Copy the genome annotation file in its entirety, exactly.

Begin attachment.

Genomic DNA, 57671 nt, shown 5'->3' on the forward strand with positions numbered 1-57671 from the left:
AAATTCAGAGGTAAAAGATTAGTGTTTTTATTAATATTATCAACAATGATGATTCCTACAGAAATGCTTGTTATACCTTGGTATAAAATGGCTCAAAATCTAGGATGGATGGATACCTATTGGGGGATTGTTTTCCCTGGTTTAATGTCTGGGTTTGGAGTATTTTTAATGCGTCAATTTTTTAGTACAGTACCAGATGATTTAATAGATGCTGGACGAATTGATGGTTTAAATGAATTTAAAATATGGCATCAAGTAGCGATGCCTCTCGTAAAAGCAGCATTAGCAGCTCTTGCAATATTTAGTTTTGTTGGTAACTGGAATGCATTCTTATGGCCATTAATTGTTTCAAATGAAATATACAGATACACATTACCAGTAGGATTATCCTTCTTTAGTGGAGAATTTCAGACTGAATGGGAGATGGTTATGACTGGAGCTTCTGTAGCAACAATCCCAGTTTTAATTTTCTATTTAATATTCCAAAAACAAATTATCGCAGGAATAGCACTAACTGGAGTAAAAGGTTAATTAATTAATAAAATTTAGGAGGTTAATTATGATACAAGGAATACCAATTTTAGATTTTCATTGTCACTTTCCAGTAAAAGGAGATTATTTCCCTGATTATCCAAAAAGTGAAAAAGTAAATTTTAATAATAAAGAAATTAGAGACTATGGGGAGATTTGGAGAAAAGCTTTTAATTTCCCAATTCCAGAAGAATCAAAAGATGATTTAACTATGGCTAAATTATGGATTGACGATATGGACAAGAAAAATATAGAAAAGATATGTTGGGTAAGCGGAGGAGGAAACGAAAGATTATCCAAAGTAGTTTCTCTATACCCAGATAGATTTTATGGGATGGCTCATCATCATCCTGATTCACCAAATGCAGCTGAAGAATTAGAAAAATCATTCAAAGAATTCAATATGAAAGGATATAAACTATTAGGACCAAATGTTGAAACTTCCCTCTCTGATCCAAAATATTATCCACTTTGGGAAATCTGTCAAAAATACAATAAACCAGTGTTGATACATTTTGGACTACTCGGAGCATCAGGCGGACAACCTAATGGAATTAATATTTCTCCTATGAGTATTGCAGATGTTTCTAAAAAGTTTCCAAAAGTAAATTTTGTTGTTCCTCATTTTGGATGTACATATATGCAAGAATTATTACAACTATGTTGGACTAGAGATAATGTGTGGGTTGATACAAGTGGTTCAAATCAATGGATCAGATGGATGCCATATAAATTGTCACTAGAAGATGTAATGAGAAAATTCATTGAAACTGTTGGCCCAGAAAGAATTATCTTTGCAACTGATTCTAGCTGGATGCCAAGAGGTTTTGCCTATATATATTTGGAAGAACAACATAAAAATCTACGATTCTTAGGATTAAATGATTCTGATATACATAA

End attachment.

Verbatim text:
Genomic DNA, 57671 nt, shown 5'->3' on the forward strand with positions numbered 1-57671 from the left:
AAATTCAGAGGTAAAAGATTAGTGTTTTTATTAATATTATCAACAATGATGATTCCTACAGAAATGCTTGTTATACCTTGGTATAAAATGGCTCAAAATCTAGGATGGATGGATACCTATTGGGGGATTGTTTTCCCTGGTTTAATGTCTGGGTTTGGAGTATTTTTAATGCGTCAATTTTTTAGTACAGTACCAGATGATTTAATAGATGCTGGACGAATTGATGGTTTAAATGAATTTAAAATATGGCATCAAGTAGCGATGCCTCTCGTAAAAGCAGCATTAGCAGCTCTTGCAATATTTAGTTTTGTTGGTAACTGGAATGCATTCTTATGGCCATTAATTGTTTCAAATGAAATATACAGATACACATTACCAGTAGGATTATCCTTCTTTAGTGGAGAATTTCAGACTGAATGGGAGATGGTTATGACTGGAGCTTCTGTAGCAACAATCCCAGTTTTAATTTTCTATTTAATATTCCAAAAACAAATTATCGCAGGAATAGCACTAACTGGAGTAAAAGGTTAATTAATTAATAAAATTTAGGAGGTTAATTATGATACAAGGAATACCAATTTTAGATTTTCATTGTCACTTTCCAGTAAAAGGAGATTATTTCCCTGATTATCCAAAAAGTGAAAAAGTAAATTTTAATAATAAAGAAATTAGAGACTATGGGGAGATTTGGAGAAAAGCTTTTAATTTCCCAATTCCAGAAGAATCAAAAGATGATTTAACTATGGCTAAATTATGGATTGACGATATGGACAAGAAAAATATAGAAAAGATATGTTGGGTAAGCGGAGGAGGAAACGAAAGATTATCCAAAGTAGTTTCTCTATACCCAGATAGATTTTATGGGATGGCTCATCATCATCCTGATTCACCAAATGCAGCTGAAGAATTAGAAAAATCATTCAAAGAATTCAATATGAAAGGATATAAACTATTAGGACCAAATGTTGAAACTTCCCTCTCTGATCCAAAATATTATCCACTTTGGGAAATCTGTCAAAAATACAATAAACCAGTGTTGATACATTTTGGACTACTCGGAGCATCAGGCGGACAACCTAATGGAATTAATATTTCTCCTATGAGTATTGCAGATGTTTCTAAAAAGTTTCCAAAAGTAAATTTTGTTGTTCCTCATTTTGGATGTACATATATGCAAGAATTATTACAACTATGTTGGACTAGAGATAATGTGTGGGTTGATACAAGTGGTTCAAATCAATGGATCAGATGGATGCCATATAAATTGTCACTAGAAGATGTAATGAGAAAATTCATTGAAACTGTTGGCCCAGAAAGAATTATCTTTGCAACTGATTCTAGCTGGATGCCAAGAGGTTTTGCCTATATATATTTGGAAGAACAACATAAAAATCTACGATTCTTAGGATTAAATGATTCTGATATACATAA